Lect 14: Regulating Plasma K+ Flashcards Preview

Unit 7 - Repro & Renal Physiology > Lect 14: Regulating Plasma K+ > Flashcards

Flashcards in Lect 14: Regulating Plasma K+ Deck (39)
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Extracellular K is tightly regulated in the plasma in a normal range of

3.5 - 5 mM but it is the outwardly directed K gradient. Na is low inside the cell and K is low outside of the cell


Why is K+ important?

that K+ gradient across the cell membrane is the major determinant of the potential or voltage difference across the cell membrane in both electrically excitable and unexcitable cells....certain tissues need these currents for the excitability (such a s cardiac tissue, neurons etc.


What organ maintains K+ balance?

the balance is maintained by the renal handing of K by the kidneys which increase or decrease K excretion to match increases and decreases in K+ consumption


the positive charge carried by the movement of the cation, K+ across the cell membrane may arise from passive, protein-mediated transport, or simple diffusion

The positive charge carried out of the cell by K current through membrane channels is the dominant ionic current determining the inside-negative cell membrane potential difference....for a certain K+ conc, the potential difference across the cell membrane (-60mV) is very close to the K+ equilibrium potential


Hyperkalemia - increased k+ conc in plasma (>5)

decreases the magnitude of the outwardly directed K+ conc gradient, decreasing the contribution of the gradient to the cell membrane potential--> less negative potential difference in both excitable and non-excitable cells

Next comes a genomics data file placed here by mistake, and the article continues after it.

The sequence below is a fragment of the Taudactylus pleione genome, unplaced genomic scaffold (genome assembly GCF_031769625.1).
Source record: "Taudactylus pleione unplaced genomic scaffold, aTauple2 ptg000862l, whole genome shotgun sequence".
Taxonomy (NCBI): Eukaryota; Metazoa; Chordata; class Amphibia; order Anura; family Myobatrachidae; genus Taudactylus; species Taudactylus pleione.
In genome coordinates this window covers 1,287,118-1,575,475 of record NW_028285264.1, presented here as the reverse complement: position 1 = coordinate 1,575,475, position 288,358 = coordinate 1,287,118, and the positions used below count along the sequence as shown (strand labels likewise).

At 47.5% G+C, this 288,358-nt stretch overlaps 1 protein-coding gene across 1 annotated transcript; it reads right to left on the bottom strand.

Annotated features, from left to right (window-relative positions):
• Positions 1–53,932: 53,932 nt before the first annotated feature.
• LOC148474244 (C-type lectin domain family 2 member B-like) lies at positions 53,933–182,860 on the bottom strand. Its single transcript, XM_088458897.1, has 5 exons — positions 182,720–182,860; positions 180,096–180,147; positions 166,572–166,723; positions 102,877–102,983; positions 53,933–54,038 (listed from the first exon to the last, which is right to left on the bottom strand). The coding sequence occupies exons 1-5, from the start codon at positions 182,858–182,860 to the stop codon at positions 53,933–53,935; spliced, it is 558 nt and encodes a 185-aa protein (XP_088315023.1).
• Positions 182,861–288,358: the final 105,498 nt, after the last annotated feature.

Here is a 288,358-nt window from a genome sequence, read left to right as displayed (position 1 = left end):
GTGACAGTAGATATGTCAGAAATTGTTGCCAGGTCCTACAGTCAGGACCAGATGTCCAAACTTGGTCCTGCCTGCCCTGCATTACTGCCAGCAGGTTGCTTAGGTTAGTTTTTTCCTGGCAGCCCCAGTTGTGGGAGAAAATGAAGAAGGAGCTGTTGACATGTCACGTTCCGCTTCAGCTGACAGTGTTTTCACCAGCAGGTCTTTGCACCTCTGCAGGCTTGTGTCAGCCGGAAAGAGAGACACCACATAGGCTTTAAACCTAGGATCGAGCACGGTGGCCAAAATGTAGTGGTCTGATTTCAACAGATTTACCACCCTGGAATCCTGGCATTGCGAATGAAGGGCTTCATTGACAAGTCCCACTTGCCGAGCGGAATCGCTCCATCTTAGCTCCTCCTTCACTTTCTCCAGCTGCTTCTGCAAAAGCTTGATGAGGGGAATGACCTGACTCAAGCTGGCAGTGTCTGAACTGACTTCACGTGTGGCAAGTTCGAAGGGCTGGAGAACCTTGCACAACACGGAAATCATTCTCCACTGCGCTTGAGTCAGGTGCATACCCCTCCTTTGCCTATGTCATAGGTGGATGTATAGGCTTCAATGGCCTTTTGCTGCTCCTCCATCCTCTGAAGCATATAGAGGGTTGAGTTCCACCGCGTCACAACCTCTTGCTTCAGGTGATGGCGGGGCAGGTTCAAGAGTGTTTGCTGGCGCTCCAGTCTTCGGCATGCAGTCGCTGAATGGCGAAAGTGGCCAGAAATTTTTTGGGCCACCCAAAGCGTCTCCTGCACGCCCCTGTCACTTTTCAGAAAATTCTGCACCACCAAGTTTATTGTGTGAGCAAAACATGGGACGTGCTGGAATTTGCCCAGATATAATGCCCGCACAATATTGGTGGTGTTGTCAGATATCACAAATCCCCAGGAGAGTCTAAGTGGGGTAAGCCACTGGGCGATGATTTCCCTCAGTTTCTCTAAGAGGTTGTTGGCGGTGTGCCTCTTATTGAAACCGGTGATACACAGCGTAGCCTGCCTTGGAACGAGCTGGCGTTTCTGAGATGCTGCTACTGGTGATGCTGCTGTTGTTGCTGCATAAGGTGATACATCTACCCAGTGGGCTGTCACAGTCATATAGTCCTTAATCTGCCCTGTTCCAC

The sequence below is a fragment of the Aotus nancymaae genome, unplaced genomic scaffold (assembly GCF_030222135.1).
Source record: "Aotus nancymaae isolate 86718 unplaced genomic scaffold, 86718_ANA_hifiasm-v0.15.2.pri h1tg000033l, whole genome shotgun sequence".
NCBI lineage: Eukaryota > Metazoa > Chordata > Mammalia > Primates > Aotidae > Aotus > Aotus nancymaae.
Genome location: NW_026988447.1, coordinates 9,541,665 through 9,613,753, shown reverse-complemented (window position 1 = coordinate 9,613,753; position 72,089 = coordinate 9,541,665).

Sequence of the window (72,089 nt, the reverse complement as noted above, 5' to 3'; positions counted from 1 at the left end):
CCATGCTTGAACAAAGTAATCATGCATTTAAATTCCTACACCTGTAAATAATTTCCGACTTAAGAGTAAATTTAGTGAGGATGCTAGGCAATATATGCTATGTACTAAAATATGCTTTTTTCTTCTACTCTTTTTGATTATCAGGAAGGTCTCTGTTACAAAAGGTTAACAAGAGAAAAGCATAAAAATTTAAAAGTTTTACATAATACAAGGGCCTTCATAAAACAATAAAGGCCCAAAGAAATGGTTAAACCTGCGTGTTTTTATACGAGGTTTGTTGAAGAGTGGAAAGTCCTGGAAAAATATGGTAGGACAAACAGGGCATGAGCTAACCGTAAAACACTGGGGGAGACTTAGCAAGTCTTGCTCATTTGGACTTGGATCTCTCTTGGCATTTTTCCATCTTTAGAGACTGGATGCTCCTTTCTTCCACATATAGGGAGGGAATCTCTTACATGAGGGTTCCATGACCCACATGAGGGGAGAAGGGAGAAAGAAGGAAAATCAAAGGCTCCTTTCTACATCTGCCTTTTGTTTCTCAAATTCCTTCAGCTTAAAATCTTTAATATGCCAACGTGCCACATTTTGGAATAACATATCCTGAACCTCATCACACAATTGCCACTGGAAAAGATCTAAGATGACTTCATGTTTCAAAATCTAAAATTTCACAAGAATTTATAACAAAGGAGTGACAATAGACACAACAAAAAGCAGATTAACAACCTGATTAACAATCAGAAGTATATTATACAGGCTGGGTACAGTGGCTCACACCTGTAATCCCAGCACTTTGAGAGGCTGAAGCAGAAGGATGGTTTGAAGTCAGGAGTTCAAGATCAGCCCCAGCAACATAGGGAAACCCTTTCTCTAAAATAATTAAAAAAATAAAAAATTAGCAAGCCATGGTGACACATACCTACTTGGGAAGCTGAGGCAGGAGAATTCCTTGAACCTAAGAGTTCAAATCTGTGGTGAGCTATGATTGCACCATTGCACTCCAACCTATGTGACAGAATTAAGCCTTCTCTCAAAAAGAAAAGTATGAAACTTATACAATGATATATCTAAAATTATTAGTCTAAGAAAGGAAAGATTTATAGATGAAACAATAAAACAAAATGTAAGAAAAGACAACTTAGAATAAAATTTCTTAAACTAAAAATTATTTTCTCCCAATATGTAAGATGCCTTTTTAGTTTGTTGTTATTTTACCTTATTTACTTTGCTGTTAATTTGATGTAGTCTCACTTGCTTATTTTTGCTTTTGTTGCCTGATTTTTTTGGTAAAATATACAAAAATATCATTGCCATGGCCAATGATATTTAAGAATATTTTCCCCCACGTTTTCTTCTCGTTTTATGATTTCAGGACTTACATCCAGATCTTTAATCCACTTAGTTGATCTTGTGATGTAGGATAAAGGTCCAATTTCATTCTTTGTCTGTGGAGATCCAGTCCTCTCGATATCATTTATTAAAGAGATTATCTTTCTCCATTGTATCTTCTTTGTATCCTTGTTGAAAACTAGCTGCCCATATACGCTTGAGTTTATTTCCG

What happens to cells/organs as a result of hyperkalemia

when hyperkalemia occurs in excitable cells, electrical signaling is or impulse propagation is disturbed and may cause hyperexcitable muscle contraction, in heart-->uncontrolled muscle spasm-->cardiac arrest


Which type of acidosis can be cause by hyperkalemia?

metabolic acidosis because of the effective exchange of intracellular H+ for extracellular K+ across cell membranes, which adds acid (H+) to the plasma - more K+ want to go into the cell, so more H+ will come out.


Hypokalemia - decrease in plasma K+ so more K+ will want to flow out of the cell (outward gradient increased). What happens to the inside negative potential? difference?

it goes up because more K+ is leaving the cell


How would hypokalemia affect excitable organs?

it would weaken muscle contraction (muscle hypoexcitability) --> if this happens in the lungs, they won't get adequately perfused and you would go into respiratory failure


Which kind of metabolic syndrome could hypokalemia?

METABOLIC ALKALOSIS - because as K+ is rushing out of the cell, H+ are rushing back into the cell and less is around int he blood so you drop H+ conc and you get alkalosis


External K+ balance

since K consumption is variable, the kidney must increase or decrease excrete of it accordingly...in order tot keep the plasma ECF constant

kidneys and feces...colon excretes 10% of ingested K+